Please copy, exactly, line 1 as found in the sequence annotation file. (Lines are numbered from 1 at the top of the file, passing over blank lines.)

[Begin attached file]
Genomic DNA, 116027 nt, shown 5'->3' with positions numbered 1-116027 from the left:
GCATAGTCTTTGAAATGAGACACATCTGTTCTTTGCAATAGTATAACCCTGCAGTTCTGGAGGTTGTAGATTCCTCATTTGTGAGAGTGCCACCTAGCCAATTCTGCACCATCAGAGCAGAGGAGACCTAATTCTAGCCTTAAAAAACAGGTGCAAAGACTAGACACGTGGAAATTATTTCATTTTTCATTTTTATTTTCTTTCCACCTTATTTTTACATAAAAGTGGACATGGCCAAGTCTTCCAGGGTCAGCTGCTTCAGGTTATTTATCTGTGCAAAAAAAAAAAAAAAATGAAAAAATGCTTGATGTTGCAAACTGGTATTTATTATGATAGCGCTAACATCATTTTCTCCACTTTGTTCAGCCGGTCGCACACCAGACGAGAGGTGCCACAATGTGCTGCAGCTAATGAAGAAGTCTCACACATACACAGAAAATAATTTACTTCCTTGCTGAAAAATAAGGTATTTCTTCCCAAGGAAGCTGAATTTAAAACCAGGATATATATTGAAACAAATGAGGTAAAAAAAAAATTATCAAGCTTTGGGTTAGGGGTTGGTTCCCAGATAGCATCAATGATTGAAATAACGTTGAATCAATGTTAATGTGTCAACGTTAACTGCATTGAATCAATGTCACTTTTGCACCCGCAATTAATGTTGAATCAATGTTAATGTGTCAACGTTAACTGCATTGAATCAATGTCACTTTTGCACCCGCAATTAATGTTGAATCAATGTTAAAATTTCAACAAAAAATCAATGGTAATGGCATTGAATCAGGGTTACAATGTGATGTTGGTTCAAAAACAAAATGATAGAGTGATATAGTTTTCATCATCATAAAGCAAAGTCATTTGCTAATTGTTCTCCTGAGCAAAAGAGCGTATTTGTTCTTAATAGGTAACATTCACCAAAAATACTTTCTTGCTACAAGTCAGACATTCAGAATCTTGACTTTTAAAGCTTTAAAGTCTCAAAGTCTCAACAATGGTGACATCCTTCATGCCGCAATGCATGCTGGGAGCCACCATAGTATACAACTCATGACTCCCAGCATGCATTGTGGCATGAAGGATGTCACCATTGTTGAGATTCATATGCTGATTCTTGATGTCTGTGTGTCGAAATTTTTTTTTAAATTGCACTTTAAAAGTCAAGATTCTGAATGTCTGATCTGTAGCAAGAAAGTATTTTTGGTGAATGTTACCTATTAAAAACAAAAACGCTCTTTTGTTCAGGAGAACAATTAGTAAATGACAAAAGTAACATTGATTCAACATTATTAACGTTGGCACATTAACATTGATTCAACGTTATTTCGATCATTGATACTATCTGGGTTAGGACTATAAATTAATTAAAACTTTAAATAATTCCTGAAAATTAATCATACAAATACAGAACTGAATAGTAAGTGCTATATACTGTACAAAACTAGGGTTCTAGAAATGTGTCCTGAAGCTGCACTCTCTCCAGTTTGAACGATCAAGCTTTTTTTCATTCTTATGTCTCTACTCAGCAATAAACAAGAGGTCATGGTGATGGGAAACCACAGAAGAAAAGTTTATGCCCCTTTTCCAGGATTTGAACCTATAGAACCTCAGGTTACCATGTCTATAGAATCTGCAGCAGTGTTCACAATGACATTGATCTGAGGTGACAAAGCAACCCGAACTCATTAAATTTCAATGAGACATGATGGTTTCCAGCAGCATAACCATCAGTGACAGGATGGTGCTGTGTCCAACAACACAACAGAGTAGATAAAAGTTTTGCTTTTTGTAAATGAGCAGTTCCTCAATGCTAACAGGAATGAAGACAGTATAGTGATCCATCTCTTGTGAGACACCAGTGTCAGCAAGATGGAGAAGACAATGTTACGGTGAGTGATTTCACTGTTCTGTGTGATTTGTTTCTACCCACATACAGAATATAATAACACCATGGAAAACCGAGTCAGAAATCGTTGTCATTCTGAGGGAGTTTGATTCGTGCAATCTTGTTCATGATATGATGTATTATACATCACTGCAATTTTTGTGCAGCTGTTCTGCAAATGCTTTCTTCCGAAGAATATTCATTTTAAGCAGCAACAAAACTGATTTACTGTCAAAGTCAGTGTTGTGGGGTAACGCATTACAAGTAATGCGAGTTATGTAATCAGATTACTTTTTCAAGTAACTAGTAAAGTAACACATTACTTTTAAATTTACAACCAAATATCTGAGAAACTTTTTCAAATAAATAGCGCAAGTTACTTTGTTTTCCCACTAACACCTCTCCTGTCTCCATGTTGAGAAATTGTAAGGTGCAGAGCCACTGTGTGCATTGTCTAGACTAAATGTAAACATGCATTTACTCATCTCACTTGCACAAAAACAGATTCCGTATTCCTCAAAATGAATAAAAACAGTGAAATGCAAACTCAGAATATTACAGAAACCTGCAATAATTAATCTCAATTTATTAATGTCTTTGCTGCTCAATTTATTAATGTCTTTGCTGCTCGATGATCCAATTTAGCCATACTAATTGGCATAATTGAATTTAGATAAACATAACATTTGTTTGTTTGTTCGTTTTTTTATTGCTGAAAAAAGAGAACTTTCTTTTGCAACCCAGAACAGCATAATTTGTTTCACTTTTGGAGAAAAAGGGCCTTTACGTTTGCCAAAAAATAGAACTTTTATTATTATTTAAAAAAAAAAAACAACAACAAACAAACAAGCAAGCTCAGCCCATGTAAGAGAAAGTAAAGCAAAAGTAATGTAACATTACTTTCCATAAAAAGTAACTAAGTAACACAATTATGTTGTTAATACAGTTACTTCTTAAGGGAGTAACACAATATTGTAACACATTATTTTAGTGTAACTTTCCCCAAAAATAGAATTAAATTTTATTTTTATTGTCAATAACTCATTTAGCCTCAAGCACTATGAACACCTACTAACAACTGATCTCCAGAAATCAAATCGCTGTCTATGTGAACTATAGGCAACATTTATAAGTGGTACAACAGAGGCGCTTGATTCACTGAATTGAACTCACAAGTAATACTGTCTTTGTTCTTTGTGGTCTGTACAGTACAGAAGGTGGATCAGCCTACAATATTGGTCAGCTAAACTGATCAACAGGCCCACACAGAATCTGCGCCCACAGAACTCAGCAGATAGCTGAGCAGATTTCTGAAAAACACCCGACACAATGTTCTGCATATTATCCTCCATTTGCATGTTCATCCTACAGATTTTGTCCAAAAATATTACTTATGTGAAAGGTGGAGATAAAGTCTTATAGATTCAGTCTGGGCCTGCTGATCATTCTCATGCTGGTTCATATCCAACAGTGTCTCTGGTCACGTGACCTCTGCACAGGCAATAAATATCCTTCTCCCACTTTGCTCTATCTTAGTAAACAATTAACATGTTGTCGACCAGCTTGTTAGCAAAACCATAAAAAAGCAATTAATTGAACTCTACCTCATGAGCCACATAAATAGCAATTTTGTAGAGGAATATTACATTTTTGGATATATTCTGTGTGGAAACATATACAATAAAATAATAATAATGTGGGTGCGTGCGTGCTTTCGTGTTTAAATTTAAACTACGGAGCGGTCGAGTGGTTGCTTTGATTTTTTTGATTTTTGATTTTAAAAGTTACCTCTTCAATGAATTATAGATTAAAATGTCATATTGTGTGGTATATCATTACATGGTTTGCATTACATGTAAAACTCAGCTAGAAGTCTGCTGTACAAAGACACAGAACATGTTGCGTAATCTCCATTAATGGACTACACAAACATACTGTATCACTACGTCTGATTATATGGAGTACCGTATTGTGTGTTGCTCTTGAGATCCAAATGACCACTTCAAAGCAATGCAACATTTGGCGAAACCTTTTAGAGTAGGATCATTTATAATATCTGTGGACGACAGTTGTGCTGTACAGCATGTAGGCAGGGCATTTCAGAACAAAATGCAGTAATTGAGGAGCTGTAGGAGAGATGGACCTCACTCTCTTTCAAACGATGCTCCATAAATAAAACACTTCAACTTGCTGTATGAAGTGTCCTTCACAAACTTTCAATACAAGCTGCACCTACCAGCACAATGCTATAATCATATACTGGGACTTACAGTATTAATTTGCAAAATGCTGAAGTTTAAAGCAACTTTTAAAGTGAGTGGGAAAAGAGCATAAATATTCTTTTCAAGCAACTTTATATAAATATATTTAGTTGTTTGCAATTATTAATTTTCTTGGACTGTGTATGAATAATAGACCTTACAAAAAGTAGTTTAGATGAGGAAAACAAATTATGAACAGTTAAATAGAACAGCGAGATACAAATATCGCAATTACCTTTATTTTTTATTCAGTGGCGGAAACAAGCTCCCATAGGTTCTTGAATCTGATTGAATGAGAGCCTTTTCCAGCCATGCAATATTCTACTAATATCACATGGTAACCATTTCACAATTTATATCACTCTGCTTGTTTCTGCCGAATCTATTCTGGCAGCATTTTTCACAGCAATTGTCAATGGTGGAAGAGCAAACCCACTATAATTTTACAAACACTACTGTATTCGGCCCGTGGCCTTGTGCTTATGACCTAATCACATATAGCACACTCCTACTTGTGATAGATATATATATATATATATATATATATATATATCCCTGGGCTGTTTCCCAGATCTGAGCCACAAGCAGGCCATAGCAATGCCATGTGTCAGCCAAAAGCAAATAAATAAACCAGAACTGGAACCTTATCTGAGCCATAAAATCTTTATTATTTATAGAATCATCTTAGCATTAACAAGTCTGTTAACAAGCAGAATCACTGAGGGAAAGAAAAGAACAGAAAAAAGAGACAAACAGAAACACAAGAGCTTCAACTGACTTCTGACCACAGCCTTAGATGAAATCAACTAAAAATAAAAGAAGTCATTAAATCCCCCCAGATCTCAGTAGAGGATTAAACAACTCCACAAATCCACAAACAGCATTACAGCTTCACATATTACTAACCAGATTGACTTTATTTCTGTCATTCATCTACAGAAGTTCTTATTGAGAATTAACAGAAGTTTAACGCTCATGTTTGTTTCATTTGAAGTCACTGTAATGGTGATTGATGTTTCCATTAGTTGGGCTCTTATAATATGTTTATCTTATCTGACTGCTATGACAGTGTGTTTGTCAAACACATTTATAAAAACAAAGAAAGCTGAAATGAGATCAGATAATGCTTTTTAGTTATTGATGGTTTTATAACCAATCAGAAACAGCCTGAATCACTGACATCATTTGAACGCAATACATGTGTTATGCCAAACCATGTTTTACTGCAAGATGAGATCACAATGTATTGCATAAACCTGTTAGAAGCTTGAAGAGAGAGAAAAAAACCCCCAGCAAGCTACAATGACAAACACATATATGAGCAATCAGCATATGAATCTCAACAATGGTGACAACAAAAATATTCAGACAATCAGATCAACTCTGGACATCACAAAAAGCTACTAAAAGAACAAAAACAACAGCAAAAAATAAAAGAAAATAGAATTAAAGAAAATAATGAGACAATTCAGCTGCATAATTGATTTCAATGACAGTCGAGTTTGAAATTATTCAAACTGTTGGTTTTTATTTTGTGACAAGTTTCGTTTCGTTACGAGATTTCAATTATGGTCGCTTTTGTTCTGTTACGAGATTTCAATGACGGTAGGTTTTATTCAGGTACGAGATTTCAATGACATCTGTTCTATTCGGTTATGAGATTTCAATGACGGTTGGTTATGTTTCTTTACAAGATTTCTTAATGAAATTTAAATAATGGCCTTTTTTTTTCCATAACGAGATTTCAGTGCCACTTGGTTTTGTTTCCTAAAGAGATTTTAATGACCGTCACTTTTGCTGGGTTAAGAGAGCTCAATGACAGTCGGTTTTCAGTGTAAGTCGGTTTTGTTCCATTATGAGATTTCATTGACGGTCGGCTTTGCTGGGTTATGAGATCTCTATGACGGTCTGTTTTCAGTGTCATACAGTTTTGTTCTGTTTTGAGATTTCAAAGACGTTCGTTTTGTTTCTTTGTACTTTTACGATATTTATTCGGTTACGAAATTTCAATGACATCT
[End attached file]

Genomic DNA, 116027 nt, shown 5'->3' with positions numbered 1-116027 from the left: